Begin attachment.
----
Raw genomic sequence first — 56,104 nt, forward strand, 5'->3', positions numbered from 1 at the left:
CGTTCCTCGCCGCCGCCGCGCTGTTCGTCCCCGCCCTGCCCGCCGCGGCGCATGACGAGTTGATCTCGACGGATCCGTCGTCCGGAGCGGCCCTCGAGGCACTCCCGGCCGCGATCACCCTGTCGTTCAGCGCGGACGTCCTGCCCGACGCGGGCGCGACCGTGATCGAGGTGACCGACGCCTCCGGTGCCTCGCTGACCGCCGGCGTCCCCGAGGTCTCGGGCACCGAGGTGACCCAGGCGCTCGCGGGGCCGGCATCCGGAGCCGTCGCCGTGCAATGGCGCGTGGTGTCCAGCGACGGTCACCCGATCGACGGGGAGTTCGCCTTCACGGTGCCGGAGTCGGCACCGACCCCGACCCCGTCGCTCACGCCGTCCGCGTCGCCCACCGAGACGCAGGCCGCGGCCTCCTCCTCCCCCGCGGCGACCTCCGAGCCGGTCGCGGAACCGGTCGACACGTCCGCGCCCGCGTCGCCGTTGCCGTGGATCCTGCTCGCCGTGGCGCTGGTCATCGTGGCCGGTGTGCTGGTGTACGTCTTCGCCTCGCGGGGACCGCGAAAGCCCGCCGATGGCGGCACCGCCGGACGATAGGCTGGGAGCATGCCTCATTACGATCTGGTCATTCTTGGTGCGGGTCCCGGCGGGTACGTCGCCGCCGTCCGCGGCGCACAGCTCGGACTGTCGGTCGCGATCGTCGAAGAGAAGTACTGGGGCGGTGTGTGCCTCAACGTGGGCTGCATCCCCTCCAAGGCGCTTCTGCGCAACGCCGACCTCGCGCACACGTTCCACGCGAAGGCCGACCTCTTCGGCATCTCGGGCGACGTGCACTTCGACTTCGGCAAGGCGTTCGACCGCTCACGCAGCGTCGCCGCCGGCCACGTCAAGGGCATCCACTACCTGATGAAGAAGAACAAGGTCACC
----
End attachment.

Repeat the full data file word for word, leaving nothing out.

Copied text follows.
Raw genomic sequence first — 56,104 nt, forward strand, 5'->3', positions numbered from 1 at the left:
CGTTCCTCGCCGCCGCCGCGCTGTTCGTCCCCGCCCTGCCCGCCGCGGCGCATGACGAGTTGATCTCGACGGATCCGTCGTCCGGAGCGGCCCTCGAGGCACTCCCGGCCGCGATCACCCTGTCGTTCAGCGCGGACGTCCTGCCCGACGCGGGCGCGACCGTGATCGAGGTGACCGACGCCTCCGGTGCCTCGCTGACCGCCGGCGTCCCCGAGGTCTCGGGCACCGAGGTGACCCAGGCGCTCGCGGGGCCGGCATCCGGAGCCGTCGCCGTGCAATGGCGCGTGGTGTCCAGCGACGGTCACCCGATCGACGGGGAGTTCGCCTTCACGGTGCCGGAGTCGGCACCGACCCCGACCCCGTCGCTCACGCCGTCCGCGTCGCCCACCGAGACGCAGGCCGCGGCCTCCTCCTCCCCCGCGGCGACCTCCGAGCCGGTCGCGGAACCGGTCGACACGTCCGCGCCCGCGTCGCCGTTGCCGTGGATCCTGCTCGCCGTGGCGCTGGTCATCGTGGCCGGTGTGCTGGTGTACGTCTTCGCCTCGCGGGGACCGCGAAAGCCCGCCGATGGCGGCACCGCCGGACGATAGGCTGGGAGCATGCCTCATTACGATCTGGTCATTCTTGGTGCGGGTCCCGGCGGGTACGTCGCCGCCGTCCGCGGCGCACAGCTCGGACTGTCGGTCGCGATCGTCGAAGAGAAGTACTGGGGCGGTGTGTGCCTCAACGTGGGCTGCATCCCCTCCAAGGCGCTTCTGCGCAACGCCGACCTCGCGCACACGTTCCACGCGAAGGCCGACCTCTTCGGCATCTCGGGCGACGTGCACTTCGACTTCGGCAAGGCGTTCGACCGCTCACGCAGCGTCGCCGCCGGCCACGTCAAGGGCATCCACTACCTGATGAAGAAGAACAAGGTCACC